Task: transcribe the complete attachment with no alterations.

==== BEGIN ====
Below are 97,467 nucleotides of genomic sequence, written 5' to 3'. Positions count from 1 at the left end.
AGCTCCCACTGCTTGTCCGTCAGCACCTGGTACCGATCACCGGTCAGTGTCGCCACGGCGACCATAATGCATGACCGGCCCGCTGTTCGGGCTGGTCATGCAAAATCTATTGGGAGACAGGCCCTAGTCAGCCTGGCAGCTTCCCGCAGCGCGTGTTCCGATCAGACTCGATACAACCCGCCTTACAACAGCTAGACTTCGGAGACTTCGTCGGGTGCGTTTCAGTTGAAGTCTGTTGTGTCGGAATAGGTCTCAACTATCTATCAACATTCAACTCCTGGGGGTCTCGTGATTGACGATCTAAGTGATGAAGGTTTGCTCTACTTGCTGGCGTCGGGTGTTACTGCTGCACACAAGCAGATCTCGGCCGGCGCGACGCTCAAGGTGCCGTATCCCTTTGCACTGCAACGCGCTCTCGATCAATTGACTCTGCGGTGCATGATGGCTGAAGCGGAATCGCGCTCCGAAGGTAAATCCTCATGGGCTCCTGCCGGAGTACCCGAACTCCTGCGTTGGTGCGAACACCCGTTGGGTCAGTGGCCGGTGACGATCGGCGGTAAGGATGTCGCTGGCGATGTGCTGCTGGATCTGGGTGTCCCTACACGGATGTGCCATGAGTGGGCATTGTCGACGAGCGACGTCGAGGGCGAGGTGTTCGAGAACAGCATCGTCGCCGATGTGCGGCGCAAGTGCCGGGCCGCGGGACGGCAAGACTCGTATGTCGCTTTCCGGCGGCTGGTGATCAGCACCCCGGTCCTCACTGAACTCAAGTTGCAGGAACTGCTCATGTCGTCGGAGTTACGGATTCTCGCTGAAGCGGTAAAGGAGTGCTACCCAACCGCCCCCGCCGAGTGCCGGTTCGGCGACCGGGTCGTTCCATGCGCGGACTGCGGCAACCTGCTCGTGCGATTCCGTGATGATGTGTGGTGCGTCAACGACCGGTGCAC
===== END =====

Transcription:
Below are 97,467 nucleotides of genomic sequence, written 5' to 3'. Positions count from 1 at the left end.
AGCTCCCACTGCTTGTCCGTCAGCACCTGGTACCGATCACCGGTCAGTGTCGCCACGGCGACCATAATGCATGACCGGCCCGCTGTTCGGGCTGGTCATGCAAAATCTATTGGGAGACAGGCCCTAGTCAGCCTGGCAGCTTCCCGCAGCGCGTGTTCCGATCAGACTCGATACAACCCGCCTTACAACAGCTAGACTTCGGAGACTTCGTCGGGTGCGTTTCAGTTGAAGTCTGTTGTGTCGGAATAGGTCTCAACTATCTATCAACATTCAACTCCTGGGGGTCTCGTGATTGACGATCTAAGTGATGAAGGTTTGCTCTACTTGCTGGCGTCGGGTGTTACTGCTGCACACAAGCAGATCTCGGCCGGCGCGACGCTCAAGGTGCCGTATCCCTTTGCACTGCAACGCGCTCTCGATCAATTGACTCTGCGGTGCATGATGGCTGAAGCGGAATCGCGCTCCGAAGGTAAATCCTCATGGGCTCCTGCCGGAGTACCCGAACTCCTGCGTTGGTGCGAACACCCGTTGGGTCAGTGGCCGGTGACGATCGGCGGTAAGGATGTCGCTGGCGATGTGCTGCTGGATCTGGGTGTCCCTACACGGATGTGCCATGAGTGGGCATTGTCGACGAGCGACGTCGAGGGCGAGGTGTTCGAGAACAGCATCGTCGCCGATGTGCGGCGCAAGTGCCGGGCCGCGGGACGGCAAGACTCGTATGTCGCTTTCCGGCGGCTGGTGATCAGCACCCCGGTCCTCACTGAACTCAAGTTGCAGGAACTGCTCATGTCGTCGGAGTTACGGATTCTCGCTGAAGCGGTAAAGGAGTGCTACCCAACCGCCCCCGCCGAGTGCCGGTTCGGCGACCGGGTCGTTCCATGCGCGGACTGCGGCAACCTGCTCGTGCGATTCCGTGATGATGTGTGGTGCGTCAACGACCGGTGCAC